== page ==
One of the very largest is located in the middle of Bagneux, a suburb of Saumur at the western edge of the chateau country of the Loire. This massive structure is sixty feet in length. Inside, the height beneath the four huge capstones averages nine feet. A pictorial cancellation was issued in Bagneux and was later revised, sharing honors with Saumur.

A very simple type dolmen consisting of only three stones is pictured on the cancellation from the small town of Saint-Affrique. The postal authorities acknowledged the presence of forty-four such megaliths in the Aveyron, a region in southern France.

One of several dolmens located in the Alps stands near little Reignier. It is said that the stones were carried there by fairies, thus explaining “Pierre aux Fees”, the name given to the megalith. Even those who question this story will grant that the structure is an unusual one. Unlike the uprights of most dolmens, the three orthostats are tooled to fit grooves hacked into the capstone. The latter measures sixteen by fourteen feet, and is three feet thick. The accomplishment is considered all the more astonishing from the fact that Alpine rock is exceptionally hard, even for granite. The postmaster offered this information on a Xeroxed page, graciously adding, “Meilleures salutations de France”.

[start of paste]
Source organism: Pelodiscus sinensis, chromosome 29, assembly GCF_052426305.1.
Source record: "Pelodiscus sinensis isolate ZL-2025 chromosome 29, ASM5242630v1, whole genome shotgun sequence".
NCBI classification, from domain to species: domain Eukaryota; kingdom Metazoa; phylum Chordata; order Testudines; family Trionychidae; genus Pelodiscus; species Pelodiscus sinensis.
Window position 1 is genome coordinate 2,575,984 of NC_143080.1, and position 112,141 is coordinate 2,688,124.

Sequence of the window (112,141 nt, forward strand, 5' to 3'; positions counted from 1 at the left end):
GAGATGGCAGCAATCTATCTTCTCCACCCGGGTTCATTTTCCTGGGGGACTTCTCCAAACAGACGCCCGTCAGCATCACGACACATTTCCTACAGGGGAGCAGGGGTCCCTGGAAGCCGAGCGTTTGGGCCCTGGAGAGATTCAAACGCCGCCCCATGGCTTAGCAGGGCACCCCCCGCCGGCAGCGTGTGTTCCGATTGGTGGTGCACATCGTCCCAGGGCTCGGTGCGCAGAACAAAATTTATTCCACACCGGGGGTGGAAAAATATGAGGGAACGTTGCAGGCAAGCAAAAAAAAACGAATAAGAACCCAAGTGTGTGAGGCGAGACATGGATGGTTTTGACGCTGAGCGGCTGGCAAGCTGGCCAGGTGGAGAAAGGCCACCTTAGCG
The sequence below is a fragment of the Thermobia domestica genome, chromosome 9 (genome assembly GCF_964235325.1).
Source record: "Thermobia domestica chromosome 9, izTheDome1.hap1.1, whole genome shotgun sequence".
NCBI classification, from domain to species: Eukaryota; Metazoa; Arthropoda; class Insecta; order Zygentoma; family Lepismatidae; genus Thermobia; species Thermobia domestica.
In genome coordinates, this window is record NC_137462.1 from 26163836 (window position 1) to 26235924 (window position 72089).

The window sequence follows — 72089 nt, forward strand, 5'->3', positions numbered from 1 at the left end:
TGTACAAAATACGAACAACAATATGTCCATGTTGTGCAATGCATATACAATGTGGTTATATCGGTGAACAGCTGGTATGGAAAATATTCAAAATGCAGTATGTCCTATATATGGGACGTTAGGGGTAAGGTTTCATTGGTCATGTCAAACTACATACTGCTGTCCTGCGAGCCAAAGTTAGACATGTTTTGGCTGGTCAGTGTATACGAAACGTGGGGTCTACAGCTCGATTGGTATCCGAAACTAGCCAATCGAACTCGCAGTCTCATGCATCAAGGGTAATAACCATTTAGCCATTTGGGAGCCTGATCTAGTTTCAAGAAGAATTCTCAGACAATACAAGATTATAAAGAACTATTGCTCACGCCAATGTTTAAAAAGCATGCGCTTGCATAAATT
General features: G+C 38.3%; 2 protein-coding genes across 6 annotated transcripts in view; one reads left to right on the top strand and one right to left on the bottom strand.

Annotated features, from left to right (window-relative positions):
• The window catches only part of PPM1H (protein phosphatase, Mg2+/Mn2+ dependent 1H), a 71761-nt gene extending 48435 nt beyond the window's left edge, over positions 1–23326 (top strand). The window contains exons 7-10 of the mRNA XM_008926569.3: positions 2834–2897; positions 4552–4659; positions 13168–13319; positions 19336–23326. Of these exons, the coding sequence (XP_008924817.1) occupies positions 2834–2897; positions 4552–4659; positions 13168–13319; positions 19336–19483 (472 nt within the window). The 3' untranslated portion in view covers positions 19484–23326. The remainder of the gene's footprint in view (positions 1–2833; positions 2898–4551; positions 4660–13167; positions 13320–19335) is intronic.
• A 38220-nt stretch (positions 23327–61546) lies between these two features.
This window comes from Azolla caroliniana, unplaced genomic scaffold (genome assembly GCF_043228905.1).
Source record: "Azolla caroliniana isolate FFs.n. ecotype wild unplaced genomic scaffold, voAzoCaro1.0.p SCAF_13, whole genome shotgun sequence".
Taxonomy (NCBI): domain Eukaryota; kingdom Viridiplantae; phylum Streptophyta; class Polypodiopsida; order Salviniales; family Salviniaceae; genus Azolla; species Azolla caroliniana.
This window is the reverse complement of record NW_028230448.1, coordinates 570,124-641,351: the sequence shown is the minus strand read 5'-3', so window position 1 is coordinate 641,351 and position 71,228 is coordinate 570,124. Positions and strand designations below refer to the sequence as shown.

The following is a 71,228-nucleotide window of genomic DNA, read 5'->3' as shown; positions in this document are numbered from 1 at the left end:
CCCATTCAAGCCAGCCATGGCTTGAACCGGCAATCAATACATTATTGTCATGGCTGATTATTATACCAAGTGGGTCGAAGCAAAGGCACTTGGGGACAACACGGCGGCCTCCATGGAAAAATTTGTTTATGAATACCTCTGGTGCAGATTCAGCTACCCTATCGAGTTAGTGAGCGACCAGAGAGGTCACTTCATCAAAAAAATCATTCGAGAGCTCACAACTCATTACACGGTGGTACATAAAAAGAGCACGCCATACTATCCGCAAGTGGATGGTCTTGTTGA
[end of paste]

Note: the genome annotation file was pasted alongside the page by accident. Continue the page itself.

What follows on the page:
The Grotte du Mas d’Azil in the foothills of the Pyrenees is actually a huge natural tunnel, one hundred sixty feet wide, through which pass a stream and main road. On the road side, passages in the deeply pitted wall contain mammoth teeth and cave bear skulls left in situ. Some rock art appears, as well as a small museum. The latter displays small ivory and bone figurines and some of the unique, painted pebbles found on the site. Evidence points to a parade of cultures – Neanderthal, Upper Paleolithic, Mesolithic, Neolithic, early Christian, Huguenot, and World War II.